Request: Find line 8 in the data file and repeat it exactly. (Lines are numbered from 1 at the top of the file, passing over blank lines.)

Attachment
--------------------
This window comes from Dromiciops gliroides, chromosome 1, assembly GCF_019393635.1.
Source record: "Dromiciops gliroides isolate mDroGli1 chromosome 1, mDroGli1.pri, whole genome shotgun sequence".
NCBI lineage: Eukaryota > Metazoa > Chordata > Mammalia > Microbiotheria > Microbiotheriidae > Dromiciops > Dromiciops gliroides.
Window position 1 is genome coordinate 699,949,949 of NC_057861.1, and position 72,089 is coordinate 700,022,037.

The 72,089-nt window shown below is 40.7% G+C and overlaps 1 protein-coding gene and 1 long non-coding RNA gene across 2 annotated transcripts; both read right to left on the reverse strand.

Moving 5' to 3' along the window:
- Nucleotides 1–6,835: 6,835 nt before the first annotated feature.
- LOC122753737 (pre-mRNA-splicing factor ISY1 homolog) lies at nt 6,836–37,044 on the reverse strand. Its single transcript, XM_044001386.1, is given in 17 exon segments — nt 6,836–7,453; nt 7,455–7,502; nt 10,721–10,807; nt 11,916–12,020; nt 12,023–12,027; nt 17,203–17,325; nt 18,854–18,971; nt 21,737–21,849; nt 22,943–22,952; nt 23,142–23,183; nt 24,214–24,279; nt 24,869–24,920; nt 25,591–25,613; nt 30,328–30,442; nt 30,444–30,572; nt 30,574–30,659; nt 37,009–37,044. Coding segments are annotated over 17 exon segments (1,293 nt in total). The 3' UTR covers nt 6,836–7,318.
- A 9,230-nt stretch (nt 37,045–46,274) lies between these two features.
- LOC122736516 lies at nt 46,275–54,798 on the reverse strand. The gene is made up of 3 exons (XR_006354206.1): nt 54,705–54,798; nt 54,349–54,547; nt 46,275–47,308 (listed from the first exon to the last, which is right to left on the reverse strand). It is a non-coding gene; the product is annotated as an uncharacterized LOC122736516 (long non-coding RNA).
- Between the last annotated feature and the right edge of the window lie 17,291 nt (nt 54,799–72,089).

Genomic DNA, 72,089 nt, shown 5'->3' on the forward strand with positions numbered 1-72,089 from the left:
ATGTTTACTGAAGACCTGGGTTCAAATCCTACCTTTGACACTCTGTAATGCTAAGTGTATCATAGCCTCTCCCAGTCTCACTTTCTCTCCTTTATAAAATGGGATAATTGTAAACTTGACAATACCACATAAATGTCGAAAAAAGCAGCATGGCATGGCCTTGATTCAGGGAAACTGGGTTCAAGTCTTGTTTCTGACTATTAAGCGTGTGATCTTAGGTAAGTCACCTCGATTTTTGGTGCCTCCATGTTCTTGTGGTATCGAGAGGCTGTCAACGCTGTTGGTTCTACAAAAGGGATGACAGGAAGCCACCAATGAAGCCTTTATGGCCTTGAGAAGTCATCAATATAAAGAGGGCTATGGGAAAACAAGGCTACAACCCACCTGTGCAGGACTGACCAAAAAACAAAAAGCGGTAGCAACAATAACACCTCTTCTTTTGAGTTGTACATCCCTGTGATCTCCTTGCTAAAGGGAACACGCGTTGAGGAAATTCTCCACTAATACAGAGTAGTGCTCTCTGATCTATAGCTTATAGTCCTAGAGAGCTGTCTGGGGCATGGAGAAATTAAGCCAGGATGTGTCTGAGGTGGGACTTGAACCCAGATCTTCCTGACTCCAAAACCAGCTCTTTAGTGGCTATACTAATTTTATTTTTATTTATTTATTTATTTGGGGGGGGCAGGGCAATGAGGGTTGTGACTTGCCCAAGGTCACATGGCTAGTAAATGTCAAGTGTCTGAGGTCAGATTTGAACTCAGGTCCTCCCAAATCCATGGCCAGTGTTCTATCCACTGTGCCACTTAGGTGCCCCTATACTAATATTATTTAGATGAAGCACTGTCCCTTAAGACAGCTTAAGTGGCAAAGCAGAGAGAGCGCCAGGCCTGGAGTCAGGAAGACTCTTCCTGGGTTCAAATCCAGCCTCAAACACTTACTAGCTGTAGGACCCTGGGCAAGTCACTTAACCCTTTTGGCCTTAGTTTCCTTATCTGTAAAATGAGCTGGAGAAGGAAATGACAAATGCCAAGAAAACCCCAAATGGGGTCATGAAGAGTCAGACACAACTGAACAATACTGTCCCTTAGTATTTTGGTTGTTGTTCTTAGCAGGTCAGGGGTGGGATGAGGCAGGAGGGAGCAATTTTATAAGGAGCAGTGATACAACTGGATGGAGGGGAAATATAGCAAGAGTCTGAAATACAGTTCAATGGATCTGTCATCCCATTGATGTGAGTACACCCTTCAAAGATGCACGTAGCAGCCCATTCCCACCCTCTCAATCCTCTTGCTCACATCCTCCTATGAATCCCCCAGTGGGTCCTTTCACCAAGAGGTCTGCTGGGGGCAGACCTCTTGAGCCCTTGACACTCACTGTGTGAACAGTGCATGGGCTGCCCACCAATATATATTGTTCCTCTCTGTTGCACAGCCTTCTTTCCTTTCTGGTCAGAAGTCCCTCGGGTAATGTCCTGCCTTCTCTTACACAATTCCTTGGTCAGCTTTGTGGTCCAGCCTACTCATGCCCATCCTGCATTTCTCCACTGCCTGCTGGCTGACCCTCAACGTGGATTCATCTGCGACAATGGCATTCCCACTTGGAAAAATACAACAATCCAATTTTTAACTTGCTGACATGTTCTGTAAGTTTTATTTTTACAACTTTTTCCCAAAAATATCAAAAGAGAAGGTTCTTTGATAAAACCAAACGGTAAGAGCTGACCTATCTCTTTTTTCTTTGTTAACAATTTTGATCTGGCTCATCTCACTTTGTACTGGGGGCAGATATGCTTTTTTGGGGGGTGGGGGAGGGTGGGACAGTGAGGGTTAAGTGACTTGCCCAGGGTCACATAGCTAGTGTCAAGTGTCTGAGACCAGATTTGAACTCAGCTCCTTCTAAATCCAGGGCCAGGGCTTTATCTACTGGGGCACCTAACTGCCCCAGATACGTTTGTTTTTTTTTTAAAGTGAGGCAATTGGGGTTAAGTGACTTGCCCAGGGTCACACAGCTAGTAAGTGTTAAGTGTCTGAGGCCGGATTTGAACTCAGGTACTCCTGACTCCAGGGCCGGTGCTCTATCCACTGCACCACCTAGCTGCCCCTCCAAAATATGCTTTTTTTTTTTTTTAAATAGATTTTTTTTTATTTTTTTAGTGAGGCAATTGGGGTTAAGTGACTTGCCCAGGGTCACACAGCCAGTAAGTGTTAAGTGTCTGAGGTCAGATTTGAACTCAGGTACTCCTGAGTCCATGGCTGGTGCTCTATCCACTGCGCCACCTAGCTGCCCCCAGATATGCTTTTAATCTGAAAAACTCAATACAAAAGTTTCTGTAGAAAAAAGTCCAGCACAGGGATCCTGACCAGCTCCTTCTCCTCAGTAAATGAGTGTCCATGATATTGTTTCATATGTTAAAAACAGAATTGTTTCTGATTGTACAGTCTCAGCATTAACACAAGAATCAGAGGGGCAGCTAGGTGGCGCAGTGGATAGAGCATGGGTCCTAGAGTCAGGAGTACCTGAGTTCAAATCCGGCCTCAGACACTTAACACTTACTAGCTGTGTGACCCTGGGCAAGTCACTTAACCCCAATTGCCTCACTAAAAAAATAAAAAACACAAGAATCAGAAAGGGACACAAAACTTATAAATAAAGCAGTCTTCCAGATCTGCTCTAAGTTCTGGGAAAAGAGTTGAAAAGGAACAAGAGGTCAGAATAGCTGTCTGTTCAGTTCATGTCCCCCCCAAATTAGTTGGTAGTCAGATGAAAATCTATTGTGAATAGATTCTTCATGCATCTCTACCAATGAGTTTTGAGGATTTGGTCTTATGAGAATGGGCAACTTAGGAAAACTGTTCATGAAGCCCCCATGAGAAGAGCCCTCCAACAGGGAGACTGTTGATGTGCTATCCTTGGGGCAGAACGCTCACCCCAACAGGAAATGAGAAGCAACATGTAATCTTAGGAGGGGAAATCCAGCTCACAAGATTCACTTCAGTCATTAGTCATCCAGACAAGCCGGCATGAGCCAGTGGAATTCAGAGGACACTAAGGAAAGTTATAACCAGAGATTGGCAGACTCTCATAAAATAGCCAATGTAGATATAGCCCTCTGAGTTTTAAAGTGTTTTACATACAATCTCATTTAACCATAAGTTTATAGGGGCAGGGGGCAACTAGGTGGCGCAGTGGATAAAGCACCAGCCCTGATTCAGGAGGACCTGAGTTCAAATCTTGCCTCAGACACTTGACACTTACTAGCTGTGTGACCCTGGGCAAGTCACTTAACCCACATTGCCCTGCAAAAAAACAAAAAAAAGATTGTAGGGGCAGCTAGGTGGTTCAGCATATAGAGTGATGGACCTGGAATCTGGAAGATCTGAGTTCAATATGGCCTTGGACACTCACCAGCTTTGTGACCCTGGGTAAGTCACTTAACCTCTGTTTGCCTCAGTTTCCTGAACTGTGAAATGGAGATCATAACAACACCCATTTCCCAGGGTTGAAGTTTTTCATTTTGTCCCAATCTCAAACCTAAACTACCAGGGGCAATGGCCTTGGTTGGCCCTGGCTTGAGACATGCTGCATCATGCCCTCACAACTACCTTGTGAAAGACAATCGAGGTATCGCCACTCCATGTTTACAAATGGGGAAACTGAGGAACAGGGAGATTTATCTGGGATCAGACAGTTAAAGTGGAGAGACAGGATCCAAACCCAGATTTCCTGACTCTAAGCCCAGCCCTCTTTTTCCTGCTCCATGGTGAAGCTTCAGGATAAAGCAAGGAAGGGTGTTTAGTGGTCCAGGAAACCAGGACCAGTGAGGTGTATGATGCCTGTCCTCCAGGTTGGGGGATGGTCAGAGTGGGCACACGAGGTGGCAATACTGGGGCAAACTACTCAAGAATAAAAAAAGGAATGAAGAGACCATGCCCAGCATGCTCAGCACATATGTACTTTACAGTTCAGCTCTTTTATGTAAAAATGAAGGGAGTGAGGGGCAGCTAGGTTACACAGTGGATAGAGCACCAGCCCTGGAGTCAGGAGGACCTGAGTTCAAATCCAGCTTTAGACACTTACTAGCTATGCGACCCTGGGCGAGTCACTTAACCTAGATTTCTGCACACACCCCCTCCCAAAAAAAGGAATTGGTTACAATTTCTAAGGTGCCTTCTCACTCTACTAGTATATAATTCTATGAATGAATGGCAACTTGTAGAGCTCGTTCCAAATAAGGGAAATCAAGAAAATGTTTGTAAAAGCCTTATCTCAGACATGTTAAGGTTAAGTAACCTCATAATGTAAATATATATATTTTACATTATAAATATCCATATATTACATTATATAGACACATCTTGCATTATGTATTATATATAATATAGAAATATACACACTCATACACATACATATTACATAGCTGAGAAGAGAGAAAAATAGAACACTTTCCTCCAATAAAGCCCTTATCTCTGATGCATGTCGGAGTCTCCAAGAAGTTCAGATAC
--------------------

- LOC122753737 (pre-mRNA-splicing factor ISY1 homolog) lies at nt 6,836–37,044 on the reverse strand. Its single transcript, XM_044001386.1, is given in 17 exon segments — nt 6,836–7,453; nt 7,455–7,502; nt 10,721–10,807; nt 11,916–12,020; nt 12,023–12,027; nt 17,203–17,325; nt 18,854–18,971; nt 21,737–21,849; nt 22,943–22,952; nt 23,142–23,183; nt 24,214–24,279; nt 24,869–24,920; nt 25,591–25,613; nt 30,328–30,442; nt 30,444–30,572; nt 30,574–30,659; nt 37,009–37,044. Coding segments are annotated over 17 exon segments (1,293 nt in total). The 3' UTR covers nt 6,836–7,318.